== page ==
A new study published in the journal, Pediatrics, has shown that smoking during pregnancy is associated with increased risk of blood vessel damage in the child. In this study, enrolling 250 children, the body dimensions and lung functioning of the children were measured when they were 4-weeks-old. Parents of the children were asked to complete a questionnaire about lifestyle, including smoking during pregnancy. The children were followed up until they were 5-years-old, and the thickness and flexibility of carotid arteries were measured.
Results of the study show that the thickness of the carotid arteries of the children born to women who smoked during pregnancy was 19 microns more than those of the children born to mothers who do not smoke. The stiffness of arteries was also found to be more in children born to mothers who smoked – 15% stiffer than the children born to mothers who were non-smokers. When both the parents were smokers, the carotid arteries were found to be 28 microns thicker and 21% stiffer in children when compared to children born to parents who did not smoke. These changes in the thickness and flexibility of the blood vessels indicate blood vessel damage, which may later lead to abnormal functioning.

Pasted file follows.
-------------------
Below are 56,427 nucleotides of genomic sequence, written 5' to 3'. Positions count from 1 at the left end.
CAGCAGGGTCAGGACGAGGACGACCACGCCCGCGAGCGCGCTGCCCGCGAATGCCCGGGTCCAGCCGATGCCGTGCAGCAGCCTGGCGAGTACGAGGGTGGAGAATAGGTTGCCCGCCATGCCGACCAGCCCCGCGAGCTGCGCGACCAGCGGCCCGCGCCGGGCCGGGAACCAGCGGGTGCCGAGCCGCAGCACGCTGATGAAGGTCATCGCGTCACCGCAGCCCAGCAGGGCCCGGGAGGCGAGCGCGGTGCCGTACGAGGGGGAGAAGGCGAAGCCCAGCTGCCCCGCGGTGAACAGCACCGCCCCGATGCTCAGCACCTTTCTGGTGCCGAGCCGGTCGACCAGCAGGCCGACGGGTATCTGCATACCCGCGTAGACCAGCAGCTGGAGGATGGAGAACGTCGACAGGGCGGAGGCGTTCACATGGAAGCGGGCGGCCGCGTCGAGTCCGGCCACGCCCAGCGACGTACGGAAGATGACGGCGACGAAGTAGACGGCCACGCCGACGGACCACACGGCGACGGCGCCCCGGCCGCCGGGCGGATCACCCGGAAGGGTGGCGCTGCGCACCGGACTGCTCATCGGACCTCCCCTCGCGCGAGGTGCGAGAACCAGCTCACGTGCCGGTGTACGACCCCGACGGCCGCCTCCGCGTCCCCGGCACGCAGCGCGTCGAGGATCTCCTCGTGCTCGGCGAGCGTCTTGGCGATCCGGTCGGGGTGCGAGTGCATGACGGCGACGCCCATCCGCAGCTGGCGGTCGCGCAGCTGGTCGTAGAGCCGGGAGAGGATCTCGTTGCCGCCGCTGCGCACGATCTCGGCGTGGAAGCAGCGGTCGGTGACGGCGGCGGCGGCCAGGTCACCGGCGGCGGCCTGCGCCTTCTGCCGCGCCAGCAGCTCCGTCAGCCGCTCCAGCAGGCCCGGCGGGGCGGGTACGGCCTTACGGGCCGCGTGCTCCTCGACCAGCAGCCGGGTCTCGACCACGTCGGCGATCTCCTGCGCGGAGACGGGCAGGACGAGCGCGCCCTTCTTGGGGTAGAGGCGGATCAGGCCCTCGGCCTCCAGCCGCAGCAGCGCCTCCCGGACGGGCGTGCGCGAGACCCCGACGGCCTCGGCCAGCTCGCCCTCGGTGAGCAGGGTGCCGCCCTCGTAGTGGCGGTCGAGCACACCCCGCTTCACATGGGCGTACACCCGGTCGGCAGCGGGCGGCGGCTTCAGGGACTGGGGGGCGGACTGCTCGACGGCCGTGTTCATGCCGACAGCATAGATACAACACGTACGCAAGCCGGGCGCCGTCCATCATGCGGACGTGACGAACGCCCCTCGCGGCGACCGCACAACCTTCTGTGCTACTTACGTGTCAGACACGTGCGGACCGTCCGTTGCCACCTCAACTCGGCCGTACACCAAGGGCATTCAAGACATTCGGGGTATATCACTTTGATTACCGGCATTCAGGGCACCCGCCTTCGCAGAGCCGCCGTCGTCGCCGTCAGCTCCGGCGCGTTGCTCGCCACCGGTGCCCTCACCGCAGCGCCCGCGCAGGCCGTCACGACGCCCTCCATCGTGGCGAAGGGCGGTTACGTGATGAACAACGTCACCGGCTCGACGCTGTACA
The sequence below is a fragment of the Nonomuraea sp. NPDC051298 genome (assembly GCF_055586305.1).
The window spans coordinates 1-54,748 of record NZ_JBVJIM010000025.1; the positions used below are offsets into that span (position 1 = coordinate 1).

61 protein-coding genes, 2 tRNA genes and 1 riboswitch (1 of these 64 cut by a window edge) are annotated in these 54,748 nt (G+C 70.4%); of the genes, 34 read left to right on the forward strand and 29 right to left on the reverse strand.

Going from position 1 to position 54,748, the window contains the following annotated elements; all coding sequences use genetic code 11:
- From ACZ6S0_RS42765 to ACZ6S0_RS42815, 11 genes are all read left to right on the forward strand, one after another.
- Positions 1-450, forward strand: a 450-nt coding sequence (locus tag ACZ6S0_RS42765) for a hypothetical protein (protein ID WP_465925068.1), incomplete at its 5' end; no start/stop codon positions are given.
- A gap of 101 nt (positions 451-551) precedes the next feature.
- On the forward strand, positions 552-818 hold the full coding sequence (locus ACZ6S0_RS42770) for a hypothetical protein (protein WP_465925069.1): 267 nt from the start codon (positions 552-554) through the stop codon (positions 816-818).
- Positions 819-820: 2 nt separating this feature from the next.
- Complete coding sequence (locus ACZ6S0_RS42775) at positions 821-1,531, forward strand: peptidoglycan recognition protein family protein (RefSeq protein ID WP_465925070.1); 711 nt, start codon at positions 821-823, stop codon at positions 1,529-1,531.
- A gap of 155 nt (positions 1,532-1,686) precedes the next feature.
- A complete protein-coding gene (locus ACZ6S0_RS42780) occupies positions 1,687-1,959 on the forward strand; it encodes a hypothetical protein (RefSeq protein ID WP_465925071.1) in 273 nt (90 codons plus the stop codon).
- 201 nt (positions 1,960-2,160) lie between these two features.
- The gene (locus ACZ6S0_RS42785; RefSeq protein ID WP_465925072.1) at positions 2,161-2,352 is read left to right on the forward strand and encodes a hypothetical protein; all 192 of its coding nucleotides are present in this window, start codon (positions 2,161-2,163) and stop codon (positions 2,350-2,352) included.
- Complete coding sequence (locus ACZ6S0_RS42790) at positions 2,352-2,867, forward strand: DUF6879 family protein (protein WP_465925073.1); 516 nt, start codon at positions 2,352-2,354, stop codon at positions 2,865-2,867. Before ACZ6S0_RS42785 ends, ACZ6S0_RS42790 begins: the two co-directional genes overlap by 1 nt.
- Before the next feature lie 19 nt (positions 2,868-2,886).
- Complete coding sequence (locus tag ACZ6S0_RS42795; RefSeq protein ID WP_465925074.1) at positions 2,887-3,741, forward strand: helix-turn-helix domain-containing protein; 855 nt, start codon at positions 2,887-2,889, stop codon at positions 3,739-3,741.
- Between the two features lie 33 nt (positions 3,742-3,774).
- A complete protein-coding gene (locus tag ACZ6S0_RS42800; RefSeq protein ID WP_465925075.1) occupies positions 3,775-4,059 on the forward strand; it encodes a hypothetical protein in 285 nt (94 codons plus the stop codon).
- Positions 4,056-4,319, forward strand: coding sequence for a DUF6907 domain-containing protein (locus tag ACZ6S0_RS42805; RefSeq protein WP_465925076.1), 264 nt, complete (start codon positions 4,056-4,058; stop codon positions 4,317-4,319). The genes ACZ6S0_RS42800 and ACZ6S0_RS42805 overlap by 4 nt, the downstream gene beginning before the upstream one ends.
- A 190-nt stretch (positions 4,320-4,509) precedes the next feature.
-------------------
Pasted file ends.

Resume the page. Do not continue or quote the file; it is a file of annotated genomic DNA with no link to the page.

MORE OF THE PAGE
The effects were not very significant when only the father was smoking during pregnancy or if the mother did not start smoking until after the delivery of the child.
“The study clearly shows smoking during pregnancy as an independent factor”, says Uiterwaal, an associate professor of clinical epidemiology at the Julius Center for Health Sciences and Primary Care at the University Medical Center Utrecht, Netherlands. This may form another solid argument to quit smoking during pregnancy.